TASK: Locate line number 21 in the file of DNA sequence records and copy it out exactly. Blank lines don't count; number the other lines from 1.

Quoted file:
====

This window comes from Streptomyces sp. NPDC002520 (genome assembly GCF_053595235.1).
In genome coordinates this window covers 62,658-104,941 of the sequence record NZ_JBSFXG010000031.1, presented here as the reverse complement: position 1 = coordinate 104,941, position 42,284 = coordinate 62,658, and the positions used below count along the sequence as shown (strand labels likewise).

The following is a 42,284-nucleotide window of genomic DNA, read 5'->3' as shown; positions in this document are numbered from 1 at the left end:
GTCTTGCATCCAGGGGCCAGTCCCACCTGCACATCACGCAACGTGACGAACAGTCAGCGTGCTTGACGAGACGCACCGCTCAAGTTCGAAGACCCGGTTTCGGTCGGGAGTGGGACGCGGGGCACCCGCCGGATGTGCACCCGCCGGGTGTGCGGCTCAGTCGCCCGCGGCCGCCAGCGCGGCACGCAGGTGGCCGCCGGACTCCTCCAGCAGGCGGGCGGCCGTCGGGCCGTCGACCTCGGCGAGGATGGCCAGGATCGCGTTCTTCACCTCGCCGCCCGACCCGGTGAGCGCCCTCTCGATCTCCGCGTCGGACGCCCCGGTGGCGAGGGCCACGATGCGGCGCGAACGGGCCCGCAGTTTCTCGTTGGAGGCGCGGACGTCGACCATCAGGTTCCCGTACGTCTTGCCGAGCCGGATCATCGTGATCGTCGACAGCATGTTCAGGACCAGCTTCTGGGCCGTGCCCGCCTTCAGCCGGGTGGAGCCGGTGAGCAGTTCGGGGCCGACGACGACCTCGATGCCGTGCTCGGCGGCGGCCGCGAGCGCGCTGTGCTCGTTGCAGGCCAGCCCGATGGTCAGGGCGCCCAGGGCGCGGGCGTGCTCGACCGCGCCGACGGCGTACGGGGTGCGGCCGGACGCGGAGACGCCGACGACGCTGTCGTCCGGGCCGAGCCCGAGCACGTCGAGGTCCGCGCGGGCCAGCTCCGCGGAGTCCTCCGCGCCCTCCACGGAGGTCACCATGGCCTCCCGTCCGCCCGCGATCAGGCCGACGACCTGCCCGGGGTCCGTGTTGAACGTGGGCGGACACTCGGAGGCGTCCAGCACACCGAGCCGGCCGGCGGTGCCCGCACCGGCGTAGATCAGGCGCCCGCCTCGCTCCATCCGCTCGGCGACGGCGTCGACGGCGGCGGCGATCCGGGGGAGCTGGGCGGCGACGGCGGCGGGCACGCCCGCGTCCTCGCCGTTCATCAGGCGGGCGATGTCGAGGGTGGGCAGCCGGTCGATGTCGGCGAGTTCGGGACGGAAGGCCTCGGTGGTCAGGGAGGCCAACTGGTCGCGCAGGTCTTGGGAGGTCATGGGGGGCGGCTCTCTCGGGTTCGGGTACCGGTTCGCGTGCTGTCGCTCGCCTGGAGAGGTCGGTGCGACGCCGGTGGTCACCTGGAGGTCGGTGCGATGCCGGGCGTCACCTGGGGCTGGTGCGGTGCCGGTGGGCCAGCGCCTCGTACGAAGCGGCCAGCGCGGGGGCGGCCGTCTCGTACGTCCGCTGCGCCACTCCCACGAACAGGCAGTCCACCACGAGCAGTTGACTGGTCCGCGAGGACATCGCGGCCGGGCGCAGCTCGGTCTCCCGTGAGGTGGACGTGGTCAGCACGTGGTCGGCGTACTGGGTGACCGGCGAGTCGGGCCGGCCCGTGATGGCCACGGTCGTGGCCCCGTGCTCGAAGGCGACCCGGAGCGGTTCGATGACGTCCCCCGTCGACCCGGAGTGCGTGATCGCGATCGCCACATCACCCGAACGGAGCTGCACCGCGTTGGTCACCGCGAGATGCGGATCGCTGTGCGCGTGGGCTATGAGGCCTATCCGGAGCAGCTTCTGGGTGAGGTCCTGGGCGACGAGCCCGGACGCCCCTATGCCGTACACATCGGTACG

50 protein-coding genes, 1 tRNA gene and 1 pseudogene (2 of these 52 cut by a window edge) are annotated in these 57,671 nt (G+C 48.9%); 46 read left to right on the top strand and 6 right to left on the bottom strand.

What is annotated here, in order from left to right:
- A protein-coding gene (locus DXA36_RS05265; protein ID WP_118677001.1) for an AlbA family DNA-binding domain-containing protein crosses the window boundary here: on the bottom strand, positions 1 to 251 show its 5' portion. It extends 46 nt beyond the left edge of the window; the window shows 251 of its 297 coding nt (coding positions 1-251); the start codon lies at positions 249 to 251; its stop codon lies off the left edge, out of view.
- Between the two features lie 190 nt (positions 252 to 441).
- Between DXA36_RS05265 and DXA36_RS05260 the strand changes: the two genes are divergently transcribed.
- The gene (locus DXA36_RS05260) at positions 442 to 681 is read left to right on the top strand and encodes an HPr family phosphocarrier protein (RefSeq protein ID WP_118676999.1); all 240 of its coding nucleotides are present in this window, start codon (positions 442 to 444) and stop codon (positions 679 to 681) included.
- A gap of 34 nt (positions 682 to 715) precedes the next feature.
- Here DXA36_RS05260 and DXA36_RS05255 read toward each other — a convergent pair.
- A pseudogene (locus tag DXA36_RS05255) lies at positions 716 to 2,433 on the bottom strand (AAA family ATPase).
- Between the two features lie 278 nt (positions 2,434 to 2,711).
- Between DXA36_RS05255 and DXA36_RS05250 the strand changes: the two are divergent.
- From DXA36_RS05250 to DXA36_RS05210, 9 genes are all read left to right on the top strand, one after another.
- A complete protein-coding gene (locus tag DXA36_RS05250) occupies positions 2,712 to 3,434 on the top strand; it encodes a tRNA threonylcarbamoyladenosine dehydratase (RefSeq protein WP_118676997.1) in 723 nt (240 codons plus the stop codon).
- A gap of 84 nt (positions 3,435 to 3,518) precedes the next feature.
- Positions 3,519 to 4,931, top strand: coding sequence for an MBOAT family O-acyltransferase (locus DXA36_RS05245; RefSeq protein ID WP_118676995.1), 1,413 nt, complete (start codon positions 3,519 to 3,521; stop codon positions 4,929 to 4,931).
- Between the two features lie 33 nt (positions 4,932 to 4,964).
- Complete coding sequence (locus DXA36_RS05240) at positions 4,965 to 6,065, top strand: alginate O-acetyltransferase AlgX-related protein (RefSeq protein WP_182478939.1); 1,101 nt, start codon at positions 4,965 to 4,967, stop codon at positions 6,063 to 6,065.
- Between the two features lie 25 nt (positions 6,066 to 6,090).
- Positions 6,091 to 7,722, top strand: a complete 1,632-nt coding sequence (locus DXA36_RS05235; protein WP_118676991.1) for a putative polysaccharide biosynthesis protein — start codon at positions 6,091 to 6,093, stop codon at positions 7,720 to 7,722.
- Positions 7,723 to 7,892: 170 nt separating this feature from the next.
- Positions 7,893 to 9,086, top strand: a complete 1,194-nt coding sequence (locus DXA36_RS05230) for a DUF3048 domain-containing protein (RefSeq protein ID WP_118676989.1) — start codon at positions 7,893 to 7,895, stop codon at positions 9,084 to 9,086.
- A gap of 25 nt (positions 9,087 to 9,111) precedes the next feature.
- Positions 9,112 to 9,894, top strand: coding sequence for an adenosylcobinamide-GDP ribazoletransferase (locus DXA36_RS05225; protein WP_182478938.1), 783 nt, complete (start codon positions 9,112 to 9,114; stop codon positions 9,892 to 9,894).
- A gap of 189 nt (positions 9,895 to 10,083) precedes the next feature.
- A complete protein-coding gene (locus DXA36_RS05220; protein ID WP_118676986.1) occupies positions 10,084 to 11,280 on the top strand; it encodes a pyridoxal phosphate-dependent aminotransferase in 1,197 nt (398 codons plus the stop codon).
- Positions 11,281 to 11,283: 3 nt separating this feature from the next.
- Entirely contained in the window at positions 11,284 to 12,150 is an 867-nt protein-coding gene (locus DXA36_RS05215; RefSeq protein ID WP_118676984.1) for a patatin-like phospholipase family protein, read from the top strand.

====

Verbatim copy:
- Complete coding sequence (locus DXA36_RS05240) at positions 4,965 to 6,065, top strand: alginate O-acetyltransferase AlgX-related protein (RefSeq protein WP_182478939.1); 1,101 nt, start codon at positions 4,965 to 4,967, stop codon at positions 6,063 to 6,065.